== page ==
Community Research and Development Information Service - CORDIS

Nozzle welds checks by robot

An EU-funded initiative has built an autonomous robot to carry out safety inspections in nuclear reactors.
Nozzle welds checks by robot
Welded steel nozzle sections in nuclear facilities are regularly inspected as they are susceptible to cracking as a result of heat and corrosion. The nozzles form a critical part of the nuclear reactor and therefore detection of cracks is necessary to ensure safe operation of the facility. However, the nozzles are located in an area subject to high levels of ionising radiation and inspection personnel have a very limited amount of time to enter the reactor and set up and calibrate the inspection equipment.

The 'Autonomous robot for an automatic inspection of nozzle welds in nuclear environment' (NOZZLEINSPECT) project designed a robot for carrying out this vital work. The overall goal was to automate the procedures for calibration and inspection by developing an integrated system that could be carried to the inspection area and easily installed.

Project partners produced a working prototype of the inspection system to help them overcome any technical issues related to the hardware, thereby enabling them to develop the necessary software control and inspection algorithms. The prototype needed to be large, but light enough to be portable and mounted on wheels. In addition, it had to be stable so that it would not topple over when manoeuvring, and rigid enough to resist clamping and other forces.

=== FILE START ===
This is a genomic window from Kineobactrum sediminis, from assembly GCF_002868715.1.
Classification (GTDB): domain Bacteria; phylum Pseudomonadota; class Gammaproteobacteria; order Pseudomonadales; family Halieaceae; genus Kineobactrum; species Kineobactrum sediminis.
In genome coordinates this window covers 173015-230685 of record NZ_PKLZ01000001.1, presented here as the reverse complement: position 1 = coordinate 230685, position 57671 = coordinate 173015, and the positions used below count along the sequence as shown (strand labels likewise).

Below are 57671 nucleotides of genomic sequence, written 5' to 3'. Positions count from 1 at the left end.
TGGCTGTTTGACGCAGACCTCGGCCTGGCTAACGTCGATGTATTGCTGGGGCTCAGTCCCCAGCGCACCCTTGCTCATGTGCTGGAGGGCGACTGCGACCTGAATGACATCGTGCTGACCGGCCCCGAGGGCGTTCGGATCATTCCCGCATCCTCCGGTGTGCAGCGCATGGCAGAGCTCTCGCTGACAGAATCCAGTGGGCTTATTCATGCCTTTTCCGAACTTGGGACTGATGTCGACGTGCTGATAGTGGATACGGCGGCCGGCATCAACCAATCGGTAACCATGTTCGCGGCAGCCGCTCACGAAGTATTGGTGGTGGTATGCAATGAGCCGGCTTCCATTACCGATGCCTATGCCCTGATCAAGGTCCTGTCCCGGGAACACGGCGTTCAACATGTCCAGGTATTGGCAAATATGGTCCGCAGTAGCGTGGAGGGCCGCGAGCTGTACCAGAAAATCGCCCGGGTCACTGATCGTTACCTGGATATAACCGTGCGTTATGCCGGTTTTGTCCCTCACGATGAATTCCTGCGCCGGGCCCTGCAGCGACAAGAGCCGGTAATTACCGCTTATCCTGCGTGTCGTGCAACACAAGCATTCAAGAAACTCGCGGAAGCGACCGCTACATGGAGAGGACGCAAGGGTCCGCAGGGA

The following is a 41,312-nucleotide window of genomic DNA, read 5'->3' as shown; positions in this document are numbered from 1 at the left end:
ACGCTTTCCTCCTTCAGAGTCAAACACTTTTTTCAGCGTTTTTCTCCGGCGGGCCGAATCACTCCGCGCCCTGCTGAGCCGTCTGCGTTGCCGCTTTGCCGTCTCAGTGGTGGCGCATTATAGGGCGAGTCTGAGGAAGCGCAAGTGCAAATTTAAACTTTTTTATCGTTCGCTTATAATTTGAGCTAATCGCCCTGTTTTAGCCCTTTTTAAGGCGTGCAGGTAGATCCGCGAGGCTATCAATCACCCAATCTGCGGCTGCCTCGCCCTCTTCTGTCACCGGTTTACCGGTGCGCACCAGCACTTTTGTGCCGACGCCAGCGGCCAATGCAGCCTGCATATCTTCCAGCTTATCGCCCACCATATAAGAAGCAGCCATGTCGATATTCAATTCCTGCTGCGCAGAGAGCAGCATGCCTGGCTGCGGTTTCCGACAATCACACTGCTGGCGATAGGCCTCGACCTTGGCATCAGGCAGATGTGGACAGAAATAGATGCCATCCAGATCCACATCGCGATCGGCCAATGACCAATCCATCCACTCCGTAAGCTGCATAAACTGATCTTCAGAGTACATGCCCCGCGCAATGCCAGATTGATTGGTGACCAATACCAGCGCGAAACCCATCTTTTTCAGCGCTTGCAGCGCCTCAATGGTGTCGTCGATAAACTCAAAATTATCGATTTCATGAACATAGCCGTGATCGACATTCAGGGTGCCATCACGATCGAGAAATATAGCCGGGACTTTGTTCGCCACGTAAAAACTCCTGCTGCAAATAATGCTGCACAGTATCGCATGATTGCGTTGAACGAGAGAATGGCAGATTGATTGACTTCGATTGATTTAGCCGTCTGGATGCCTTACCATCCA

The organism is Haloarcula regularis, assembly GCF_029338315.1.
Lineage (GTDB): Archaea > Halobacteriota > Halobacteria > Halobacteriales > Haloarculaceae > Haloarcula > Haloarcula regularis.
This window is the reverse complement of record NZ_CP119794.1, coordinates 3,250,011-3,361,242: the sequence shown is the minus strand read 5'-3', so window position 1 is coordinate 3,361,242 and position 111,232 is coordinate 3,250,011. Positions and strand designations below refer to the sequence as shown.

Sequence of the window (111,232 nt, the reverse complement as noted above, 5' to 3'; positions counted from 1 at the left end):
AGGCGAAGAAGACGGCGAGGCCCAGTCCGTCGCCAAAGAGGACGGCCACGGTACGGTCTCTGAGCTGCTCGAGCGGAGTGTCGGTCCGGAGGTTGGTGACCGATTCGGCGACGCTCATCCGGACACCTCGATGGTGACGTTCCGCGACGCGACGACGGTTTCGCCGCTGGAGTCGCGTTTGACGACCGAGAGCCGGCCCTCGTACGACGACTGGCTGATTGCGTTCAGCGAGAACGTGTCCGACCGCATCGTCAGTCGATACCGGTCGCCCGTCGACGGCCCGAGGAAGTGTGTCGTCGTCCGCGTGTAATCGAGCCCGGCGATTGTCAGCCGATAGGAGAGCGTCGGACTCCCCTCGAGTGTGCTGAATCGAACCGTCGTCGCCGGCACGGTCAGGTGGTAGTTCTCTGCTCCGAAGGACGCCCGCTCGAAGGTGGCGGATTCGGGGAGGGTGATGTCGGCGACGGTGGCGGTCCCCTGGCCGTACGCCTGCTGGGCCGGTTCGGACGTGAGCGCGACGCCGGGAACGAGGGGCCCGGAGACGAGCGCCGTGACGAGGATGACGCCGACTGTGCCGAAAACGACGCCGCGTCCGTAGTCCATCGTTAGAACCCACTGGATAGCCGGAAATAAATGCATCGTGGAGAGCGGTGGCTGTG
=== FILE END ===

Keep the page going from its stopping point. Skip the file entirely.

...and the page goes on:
Researchers developed a new flexible phased-array probe that enabled a full inspection of nozzle weld areas without the need to frequently change ultrasonic probes. In addition, an advanced navigation system was built that used its 3D steering capability to follow the weld around the nozzle, allowing it to be inspected in a single operation. An ultrasonic technique was also developed for inspecting the nozzle weld, as were analytical tools for interpreting large amounts of 3D data.

The robot will dramatically reduce inspection time and human intervention, thereby saving time and money, increasing reliability and further protecting personnel from radiation uptake. The NOZZLEINSPECT consortium will market the system to potential end users such as operators of nuclear facilities and inspection service companies. The system will therefore help support the nuclear industry and the wider European economy.

Related information

Follow us on: RSS Facebook Twitter YouTube Managed by the EU Publications Office Top